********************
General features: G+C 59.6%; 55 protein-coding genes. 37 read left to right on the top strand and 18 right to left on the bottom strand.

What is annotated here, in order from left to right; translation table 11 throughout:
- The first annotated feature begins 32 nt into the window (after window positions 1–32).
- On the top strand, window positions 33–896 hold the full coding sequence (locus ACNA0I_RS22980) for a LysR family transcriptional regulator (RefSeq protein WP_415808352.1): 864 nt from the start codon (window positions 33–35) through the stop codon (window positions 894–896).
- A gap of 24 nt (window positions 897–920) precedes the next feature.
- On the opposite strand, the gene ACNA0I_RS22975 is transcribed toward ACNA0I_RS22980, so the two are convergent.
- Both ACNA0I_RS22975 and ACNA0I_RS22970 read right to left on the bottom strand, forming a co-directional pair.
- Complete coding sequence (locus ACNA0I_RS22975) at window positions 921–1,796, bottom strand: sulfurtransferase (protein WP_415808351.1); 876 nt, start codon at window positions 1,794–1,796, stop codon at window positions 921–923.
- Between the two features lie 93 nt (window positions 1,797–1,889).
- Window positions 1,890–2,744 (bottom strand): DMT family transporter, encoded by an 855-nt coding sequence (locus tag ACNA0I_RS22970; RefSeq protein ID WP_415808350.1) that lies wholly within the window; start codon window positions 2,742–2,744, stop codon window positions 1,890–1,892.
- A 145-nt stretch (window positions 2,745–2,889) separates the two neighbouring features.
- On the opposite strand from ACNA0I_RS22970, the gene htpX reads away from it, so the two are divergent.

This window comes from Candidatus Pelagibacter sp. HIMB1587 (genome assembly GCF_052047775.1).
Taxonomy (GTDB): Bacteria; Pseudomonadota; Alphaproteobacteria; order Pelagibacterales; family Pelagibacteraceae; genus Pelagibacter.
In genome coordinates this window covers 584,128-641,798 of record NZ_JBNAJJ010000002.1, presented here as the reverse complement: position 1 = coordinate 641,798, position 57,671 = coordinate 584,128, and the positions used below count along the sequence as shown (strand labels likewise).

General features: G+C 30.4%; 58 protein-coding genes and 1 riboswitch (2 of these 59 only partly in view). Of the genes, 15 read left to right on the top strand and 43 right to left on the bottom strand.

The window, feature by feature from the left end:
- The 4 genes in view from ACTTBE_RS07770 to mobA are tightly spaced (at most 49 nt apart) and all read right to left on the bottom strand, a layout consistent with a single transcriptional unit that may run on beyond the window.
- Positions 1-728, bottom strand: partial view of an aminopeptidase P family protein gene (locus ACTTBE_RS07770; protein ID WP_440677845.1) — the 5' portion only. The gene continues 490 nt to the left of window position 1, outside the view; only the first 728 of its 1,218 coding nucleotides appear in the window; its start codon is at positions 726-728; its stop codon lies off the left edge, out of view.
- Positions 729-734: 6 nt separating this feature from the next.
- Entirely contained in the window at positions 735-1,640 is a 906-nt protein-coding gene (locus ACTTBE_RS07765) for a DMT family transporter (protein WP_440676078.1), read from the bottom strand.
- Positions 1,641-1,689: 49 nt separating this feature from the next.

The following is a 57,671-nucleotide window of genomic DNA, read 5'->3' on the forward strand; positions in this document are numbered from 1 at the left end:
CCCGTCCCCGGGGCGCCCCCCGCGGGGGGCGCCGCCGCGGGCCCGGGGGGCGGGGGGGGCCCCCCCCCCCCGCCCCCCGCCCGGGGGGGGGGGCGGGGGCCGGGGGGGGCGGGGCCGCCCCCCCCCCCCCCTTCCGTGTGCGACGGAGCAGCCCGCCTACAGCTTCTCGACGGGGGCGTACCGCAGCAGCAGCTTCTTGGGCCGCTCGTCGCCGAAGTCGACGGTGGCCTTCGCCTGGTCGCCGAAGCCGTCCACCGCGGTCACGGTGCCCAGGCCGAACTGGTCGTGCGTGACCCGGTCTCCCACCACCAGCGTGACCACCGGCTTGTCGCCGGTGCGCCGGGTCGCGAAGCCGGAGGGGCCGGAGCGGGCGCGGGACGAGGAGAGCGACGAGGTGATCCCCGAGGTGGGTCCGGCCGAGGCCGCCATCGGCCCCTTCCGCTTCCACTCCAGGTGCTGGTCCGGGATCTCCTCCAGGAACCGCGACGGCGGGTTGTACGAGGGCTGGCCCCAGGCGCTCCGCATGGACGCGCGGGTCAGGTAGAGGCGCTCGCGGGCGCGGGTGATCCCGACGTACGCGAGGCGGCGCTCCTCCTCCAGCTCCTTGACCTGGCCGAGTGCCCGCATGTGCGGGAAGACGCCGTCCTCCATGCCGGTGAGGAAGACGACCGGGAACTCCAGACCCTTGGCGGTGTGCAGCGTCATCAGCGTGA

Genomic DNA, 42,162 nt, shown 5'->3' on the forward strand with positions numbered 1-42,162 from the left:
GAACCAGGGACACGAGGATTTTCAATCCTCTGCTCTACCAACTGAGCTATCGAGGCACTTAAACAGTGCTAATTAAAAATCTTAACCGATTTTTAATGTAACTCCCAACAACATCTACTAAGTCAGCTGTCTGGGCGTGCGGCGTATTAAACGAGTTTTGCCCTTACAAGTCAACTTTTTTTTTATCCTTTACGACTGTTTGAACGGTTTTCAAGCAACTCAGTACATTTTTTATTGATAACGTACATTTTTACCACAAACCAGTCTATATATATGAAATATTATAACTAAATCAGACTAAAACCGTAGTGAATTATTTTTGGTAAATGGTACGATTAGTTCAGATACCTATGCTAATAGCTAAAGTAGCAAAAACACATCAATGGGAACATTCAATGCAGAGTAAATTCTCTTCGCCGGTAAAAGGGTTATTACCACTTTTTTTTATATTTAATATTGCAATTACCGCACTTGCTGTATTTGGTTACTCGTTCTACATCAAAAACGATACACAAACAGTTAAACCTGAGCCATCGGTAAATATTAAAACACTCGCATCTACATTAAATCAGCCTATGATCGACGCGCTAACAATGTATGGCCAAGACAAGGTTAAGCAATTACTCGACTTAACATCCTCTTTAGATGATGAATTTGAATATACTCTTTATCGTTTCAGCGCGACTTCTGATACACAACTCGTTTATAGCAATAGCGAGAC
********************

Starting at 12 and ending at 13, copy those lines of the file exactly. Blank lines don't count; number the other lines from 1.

- On the opposite strand from ACNA0I_RS22970, the gene htpX reads away from it, so the two are divergent.

This window comes from Candidatus Pelagibacter sp. HIMB1587 (genome assembly GCF_052047775.1).